Hoboken, the mile-square city in New Jersey, directly across the Hudson River from downtown Manhattan, is back on its feet. And as Allison Singer discovers, not only has the birthplace of baseball and “ol' blue eyes” himself, Frank Sinatra, become a popular choice of residence for young professionals who don't want to combat sky-high Manhattan prices, it’s also well worth a trip.
Why should I visit now?
When Hurricane Sandy battered the East Coast in 2012, Hoboken was one of the hardest-hit places. It essentially drowned; the entire city was flooded. People lost their homes and businesses, but they didn’t lose their spirit. Since then, the community has rebuilt their city better than ever.
In the last year, Hoboken has received a slew of accolades, including being named one of the most exciting small cities in the USA. Businesses and restaurants are taking notice; NYC’s Luke's Lobsters and Del Friscos, for example, just announced plans to open Hoboken locations later this year.
So what is there to see and do?
Most importantly, walk the city-long riverfront to explore each pier. Pier 13 offers a huge selection of food trucks, and a super-hip open-air bar and paddleboarding excursions. Pier C, a floating island connected to the riverfront walkway by winding wooden bridges, is home to Hoboken families’ favorite playground, and Pier A stretches out so far toward Manhattan, you'll feel like you could easily swim there – though we wouldn’t recommend trying that.
Set seven blocks back from the river, the Hoboken Public Library is a stately building at over 100 years old, and the city has more worthy coffee shops and pizzerias than you can count. There are plenty of live music events, and, for spring and summer visitors, plenty of outdoor markets to explore – the Garden Street Farmers Market even combines fresh produce with live music.
New York City Financial District and Hudson River from Hoboken promenade © Francois Roux/Shutterstock
What do only the locals know about?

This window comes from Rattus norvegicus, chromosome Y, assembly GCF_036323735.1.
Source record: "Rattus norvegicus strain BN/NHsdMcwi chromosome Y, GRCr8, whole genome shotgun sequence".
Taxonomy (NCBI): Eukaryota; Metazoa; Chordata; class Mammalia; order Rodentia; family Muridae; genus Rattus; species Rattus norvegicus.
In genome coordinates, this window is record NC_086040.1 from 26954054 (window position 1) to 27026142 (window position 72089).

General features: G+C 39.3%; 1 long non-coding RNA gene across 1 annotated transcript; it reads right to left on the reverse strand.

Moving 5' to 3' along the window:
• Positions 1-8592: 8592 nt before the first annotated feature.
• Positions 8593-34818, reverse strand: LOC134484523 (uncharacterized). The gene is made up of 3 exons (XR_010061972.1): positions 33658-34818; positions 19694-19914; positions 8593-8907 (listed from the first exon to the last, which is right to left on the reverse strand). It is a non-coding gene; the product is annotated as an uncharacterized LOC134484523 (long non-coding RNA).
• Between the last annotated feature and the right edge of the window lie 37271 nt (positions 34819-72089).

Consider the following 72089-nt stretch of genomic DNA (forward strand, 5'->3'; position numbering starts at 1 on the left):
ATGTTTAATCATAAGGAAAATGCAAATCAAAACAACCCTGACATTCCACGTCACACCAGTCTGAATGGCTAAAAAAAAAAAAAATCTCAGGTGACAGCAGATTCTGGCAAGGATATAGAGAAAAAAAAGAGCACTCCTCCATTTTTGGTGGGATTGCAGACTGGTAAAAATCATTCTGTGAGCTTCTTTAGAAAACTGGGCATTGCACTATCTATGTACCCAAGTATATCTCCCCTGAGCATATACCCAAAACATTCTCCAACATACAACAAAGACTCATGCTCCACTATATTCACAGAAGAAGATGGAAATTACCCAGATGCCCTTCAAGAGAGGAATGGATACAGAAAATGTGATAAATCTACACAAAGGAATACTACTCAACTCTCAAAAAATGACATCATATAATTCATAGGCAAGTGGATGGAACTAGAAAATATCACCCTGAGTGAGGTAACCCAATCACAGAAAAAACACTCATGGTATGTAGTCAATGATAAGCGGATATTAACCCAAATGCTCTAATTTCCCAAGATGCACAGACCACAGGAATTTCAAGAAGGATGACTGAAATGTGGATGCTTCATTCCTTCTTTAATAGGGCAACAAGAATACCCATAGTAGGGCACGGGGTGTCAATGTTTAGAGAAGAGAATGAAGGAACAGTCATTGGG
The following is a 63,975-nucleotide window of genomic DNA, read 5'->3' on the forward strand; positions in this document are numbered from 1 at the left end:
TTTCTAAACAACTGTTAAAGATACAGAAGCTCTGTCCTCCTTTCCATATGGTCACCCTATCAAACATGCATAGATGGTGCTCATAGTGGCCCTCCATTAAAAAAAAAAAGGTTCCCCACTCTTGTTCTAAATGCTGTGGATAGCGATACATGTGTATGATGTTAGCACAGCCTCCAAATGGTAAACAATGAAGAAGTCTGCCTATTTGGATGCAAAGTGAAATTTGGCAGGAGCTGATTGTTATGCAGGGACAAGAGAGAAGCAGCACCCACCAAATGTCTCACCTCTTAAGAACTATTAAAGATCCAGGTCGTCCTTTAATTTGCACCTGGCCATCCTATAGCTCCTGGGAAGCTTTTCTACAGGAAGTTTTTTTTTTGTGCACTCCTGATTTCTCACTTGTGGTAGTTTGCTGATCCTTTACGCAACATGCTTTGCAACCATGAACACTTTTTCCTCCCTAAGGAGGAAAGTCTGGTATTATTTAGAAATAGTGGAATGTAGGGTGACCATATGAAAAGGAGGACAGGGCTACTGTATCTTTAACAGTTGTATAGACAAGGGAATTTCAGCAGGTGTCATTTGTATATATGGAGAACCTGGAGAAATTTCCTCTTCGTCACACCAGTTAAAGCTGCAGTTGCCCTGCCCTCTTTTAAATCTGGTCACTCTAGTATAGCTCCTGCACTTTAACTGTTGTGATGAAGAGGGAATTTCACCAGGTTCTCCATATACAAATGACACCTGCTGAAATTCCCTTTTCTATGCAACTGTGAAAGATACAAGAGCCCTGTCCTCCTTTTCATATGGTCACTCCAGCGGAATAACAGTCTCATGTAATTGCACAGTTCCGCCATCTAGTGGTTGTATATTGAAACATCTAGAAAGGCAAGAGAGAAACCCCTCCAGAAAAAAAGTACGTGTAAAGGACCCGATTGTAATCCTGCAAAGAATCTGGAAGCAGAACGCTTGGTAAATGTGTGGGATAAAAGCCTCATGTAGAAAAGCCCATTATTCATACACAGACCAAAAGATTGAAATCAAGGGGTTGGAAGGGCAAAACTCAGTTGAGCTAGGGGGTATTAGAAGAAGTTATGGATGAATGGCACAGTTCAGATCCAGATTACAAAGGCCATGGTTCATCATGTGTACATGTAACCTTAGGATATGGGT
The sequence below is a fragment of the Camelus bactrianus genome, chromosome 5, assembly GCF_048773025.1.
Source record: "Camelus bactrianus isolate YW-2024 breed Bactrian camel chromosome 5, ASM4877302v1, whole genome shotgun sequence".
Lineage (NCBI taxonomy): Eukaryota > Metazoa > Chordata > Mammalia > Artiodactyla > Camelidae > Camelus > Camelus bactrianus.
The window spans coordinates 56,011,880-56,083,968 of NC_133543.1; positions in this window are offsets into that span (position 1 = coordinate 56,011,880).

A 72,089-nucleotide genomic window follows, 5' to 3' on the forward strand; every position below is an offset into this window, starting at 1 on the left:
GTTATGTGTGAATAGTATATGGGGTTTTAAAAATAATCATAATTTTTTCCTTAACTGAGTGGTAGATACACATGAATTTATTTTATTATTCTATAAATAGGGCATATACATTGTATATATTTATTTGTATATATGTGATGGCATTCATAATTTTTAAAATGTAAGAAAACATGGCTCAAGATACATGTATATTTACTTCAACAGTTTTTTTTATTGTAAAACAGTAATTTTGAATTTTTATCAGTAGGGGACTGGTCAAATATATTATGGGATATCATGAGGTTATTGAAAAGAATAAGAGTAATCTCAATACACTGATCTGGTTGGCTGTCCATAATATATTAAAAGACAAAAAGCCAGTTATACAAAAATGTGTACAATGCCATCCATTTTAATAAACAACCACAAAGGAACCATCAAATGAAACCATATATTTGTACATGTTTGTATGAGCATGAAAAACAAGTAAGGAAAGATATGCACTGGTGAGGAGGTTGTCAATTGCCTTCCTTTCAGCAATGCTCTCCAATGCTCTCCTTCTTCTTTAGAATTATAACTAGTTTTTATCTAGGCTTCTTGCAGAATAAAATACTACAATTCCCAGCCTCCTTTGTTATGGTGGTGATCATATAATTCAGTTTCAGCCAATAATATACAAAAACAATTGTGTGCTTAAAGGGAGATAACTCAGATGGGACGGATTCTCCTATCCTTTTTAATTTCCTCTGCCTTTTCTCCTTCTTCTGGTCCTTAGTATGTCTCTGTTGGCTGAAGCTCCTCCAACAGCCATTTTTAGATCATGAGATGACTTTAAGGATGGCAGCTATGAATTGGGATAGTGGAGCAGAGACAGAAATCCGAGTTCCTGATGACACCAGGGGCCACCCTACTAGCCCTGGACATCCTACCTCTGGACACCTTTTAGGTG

While the riverfront is lovely, for the most striking views of the Manhattan skyline locals go to Castle Point Lookout on the Stevens Institute campus. The view from the top of the cliff is unrivalled on either side of the river with the Empire State Building and Freedom Tower standing in clear view.
Don’t wait in the hour-long line for Carlo’s Bakery – made famous thanks to TV series Cake Boss. Instead, snag a quick picture out front, then try one of the other great bakeries in town, like Old German Bakery on 4th and Washington.
And locals know this all too well: don't drive to Hoboken if you can help it. Street parking is sparse, and traffic enforcement can be trigger-happy when it comes to ticketing. Instead, take public transportation, like the PATH train or regional rail. It really is a walkable city – you won't need a car to get around.
Where are the best places to stay and eat?
There’s an embarrassment of riches when it comes to restaurants – many of which can be found on Washington Street. Make sure to get yourself to an Italian deli, like Lisa’s on 9th and Park, for some deliciously fresh mozzarella. For pizza, head to Benny Tudino’s, and for Mexican, try Charrito's – with locations in both uptown and downtown – and order your guacamole spicy.
For drinks, downtown bars will be filled with drunken college students, so if you’re after more of a relaxed vibe, venture uptown or west. There you'll find low-key bars with welcoming staff and friendly clientele. Try Hudson Tavern on 14th and Hudson, or Northern Soul on 1st and Madison.
Make a pit stop at one of Hoboken’s Irish pubs. We like Finnegan’s on 8th and Willow – but in the city that claims to hold the world record for most bars per square mile, you’ll be able to find the perfect watering hole to suit your taste.
As for sleeping, staying in Hoboken is tricky. The only hotel in town is the W, and it’s not exactly cheap. You could stay one town over, at the Lincoln Harbor Sheraton in Weehawken, or better still make Hoboken a day-trip on your next visit to New York City.
Top image © cdrin/Shutterstock